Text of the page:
Learning Experiences

Wow! This past week has been a steep climb for me with learning the skill of mould making. I’m beginning to understand exactly why there are no commercial manufacturers of Seraph Blades. Let me tell you a bit about why the project is logistically really demanding.

If you’re going to cast something crystal-clear and bubble-free, typically, you’d want it to be small enough to fit in a pressure pot. Those are about the size of a big ol’ soup pot. As you’ve already guessed, no dice for me. Perhaps little wee Remiel would fit, but everything else is too big!

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The best resin for casting beautifully crystal clear objects is PMMA (acrylic resin). That’s a polyester resin and those are notoriously stinky. Like, not only will you have a headache but so will everyone else in the building kind of stinky. Obviously these kinds of castings are done in purely industrial environments where you can have your workers in protective suits and a nice big, badass air filtration chamber to keep that stench locked down.

I have a workshop sandwiched between a tailor’s shop and a ceramics maker. Again, no dice. I have to pick something that’s not horrifically smelly. See what I mean when I say that 95% of my job is problem solving? Hehe, I wasn’t kidding.

But it’s not all doom and gloom guys! I’ve got stuff to show you.

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That is the inside of the silicone mould I made. It seems that the mould release agent I got didn’t work. On the right side, I used wax, and that worked rather well. On the left, I used a spray-on release agent and … uh, well it ripped almost all the paint and some of the foam off the prototype that I made. (That prototype is NOT in good shape right now and I really hope I don’t have to take yet another mould of it cause I dunno if it will survive!)

Now, as you can see, the bottom of the mould stuck together. That’s not a deal-breaker and I know why it happened. I should have used probably about a half tube or a full tube more silicone per side than the amount I used. Whoops! But I had no idea how much it would take so I had to guess. So the silicone mould is thinner than I would like it but on the upside, I now know the exact amount of silicone to use for making the final mould. That’s really valuable information because professional grade silicone is really expensive! I paid over 300 euros for just 10kg of it. Aren’t you glad I’m not making your swords out of silicone?! No one would be able to afford it!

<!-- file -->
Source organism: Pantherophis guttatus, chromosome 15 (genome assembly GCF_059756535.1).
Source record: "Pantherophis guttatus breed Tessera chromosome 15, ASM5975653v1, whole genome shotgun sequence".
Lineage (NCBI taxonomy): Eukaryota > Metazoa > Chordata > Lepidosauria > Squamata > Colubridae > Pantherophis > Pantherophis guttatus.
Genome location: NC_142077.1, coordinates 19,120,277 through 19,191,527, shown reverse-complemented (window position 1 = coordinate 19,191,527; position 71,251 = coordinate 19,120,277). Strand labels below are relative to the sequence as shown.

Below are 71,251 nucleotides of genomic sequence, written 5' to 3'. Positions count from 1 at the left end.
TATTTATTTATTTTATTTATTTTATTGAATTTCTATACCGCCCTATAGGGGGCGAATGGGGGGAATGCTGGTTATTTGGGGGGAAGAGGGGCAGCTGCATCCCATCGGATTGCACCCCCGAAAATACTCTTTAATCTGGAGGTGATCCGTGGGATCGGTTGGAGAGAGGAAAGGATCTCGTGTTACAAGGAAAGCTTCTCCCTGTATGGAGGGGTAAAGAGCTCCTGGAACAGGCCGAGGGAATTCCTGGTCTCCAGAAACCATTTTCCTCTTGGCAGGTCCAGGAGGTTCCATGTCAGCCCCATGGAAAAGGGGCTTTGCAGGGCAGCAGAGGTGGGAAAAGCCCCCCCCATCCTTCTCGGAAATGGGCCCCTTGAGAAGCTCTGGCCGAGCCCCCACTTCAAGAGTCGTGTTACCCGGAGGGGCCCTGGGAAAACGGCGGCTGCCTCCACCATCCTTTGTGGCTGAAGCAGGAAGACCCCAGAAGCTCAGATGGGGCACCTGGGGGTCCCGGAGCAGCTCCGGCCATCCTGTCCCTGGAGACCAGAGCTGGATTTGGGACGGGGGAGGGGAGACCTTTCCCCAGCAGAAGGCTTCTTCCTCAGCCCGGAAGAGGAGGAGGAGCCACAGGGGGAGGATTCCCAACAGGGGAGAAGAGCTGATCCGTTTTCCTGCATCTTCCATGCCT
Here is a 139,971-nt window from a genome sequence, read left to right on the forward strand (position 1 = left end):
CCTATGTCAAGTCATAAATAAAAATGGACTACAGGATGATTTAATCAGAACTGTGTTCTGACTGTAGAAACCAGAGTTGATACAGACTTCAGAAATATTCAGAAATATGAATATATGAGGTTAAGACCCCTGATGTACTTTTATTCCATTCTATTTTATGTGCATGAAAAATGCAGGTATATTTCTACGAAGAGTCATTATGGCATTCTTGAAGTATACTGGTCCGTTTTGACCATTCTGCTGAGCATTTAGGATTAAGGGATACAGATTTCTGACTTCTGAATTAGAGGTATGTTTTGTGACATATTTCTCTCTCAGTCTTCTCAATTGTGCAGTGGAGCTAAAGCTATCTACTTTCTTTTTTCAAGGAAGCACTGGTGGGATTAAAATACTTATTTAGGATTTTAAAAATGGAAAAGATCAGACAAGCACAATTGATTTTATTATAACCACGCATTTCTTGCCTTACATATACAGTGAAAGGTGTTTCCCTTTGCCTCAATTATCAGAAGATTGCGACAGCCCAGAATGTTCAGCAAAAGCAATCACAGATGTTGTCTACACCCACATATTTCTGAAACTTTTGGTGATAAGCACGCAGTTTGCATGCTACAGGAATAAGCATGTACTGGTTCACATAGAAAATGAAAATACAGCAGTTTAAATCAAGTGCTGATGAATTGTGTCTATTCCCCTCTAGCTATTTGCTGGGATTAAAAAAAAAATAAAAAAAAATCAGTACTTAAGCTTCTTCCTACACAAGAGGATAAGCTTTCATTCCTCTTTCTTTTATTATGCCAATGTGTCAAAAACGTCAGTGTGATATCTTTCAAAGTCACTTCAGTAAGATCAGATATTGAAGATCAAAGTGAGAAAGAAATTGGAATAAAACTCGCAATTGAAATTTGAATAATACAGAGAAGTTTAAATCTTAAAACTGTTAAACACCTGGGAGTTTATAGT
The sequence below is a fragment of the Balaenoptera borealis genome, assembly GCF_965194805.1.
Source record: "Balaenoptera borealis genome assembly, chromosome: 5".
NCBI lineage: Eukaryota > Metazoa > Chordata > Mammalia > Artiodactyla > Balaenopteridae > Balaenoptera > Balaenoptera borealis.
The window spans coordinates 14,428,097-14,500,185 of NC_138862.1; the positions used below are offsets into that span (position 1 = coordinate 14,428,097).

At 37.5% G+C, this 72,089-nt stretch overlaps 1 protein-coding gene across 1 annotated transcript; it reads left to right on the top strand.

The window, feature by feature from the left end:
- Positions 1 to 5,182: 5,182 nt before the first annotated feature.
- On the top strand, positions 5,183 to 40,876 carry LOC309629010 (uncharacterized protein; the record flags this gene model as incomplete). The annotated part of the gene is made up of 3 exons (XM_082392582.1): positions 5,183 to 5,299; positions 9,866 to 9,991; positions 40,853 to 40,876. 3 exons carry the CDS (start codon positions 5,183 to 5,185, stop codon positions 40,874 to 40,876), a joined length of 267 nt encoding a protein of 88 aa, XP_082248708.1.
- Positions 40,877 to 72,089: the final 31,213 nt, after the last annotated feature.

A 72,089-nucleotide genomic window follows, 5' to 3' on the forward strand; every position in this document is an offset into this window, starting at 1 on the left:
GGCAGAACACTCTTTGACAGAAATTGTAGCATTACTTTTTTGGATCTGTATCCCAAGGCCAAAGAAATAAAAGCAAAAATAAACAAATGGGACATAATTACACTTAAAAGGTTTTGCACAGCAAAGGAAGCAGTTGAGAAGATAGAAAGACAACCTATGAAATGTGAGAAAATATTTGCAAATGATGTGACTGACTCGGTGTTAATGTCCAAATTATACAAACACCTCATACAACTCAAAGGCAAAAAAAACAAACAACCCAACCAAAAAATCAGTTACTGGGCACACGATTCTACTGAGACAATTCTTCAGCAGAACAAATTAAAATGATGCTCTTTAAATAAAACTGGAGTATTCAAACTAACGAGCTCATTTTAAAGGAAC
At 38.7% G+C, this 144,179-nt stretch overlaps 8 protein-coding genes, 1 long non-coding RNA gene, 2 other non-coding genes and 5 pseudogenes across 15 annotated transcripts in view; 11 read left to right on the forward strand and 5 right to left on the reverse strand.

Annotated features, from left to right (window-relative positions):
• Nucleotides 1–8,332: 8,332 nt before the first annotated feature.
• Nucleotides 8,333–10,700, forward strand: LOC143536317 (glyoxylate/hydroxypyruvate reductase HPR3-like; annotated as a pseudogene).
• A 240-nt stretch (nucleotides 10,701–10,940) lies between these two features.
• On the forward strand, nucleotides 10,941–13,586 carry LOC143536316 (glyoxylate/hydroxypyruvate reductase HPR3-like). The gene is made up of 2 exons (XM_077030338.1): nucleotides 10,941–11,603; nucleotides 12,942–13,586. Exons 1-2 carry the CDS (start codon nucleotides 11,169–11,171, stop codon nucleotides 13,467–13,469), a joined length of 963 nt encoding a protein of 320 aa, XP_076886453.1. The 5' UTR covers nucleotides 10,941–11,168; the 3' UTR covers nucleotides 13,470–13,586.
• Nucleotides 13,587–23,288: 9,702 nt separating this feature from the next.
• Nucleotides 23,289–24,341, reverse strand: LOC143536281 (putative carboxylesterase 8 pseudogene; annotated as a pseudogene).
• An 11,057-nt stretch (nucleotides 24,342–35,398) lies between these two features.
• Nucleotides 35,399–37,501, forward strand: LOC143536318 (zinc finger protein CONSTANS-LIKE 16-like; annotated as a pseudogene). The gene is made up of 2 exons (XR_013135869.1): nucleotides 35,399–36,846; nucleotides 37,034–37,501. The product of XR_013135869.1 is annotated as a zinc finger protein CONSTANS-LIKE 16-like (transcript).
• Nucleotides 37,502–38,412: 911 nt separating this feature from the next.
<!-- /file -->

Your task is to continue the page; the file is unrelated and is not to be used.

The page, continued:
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Now here is the silicone mould clamped firmly in its plaster jacket. The rigid jacket is necessary to force the floppy silicone to hold its shape while I pour in the plaster. Yes, more plaster. Not resin just yet, because the prototype that I take the final mould of must be perfect. Any mistakes I make with that last prototype will be present in every single sword that comes out of that mould.

Now, there are some things that have me worried about this setup. 1. I forgot to put in an air vent so I’m going to have to pour super slowly. That means mixing the plaster in small batches and putting a lot of water in it.

What can go wrong? There is air in the mould. Of course there is! There’s air in the rest of the room too, haha! And when I start pouring in plaster, that air has to burp out somewhere or it will get trapped inside the mould. Annnnd that means the prototype sword that comes out will have holes in it where the bubbles were. Boo! We want holy swords not holey swords. (Okay that pun was awful, I’m sorry.)

2. I’m worried that the plaster might leak out of the mould all over the place. This mould is ugly, cheap, and very lumpy. It’s not nice and flat and easily clamp-able like it should be. And that’s okay. I only need it to work once. But it has to work at least once!

This is the principle of Rapid Prototyping. Use cheap materials and quick techniques to yield progressively better results until you’re satisfied with the final product. I’ll talk more about rapid prototyping later for all you enterprising prop-makers. 😉

3. I’m not really happy with the type of plaster I’m using right now. I’ve used a German brand (Knorr I think?) before and it took absolutely beautiful and accurately detailed moulds and I think that might be the kind I want to use for this. The kind I have (you can see it sitting in baggies in the picture of the silicone mould) is very thick unless you add double the amount of water it says on the package. It also cures really fast.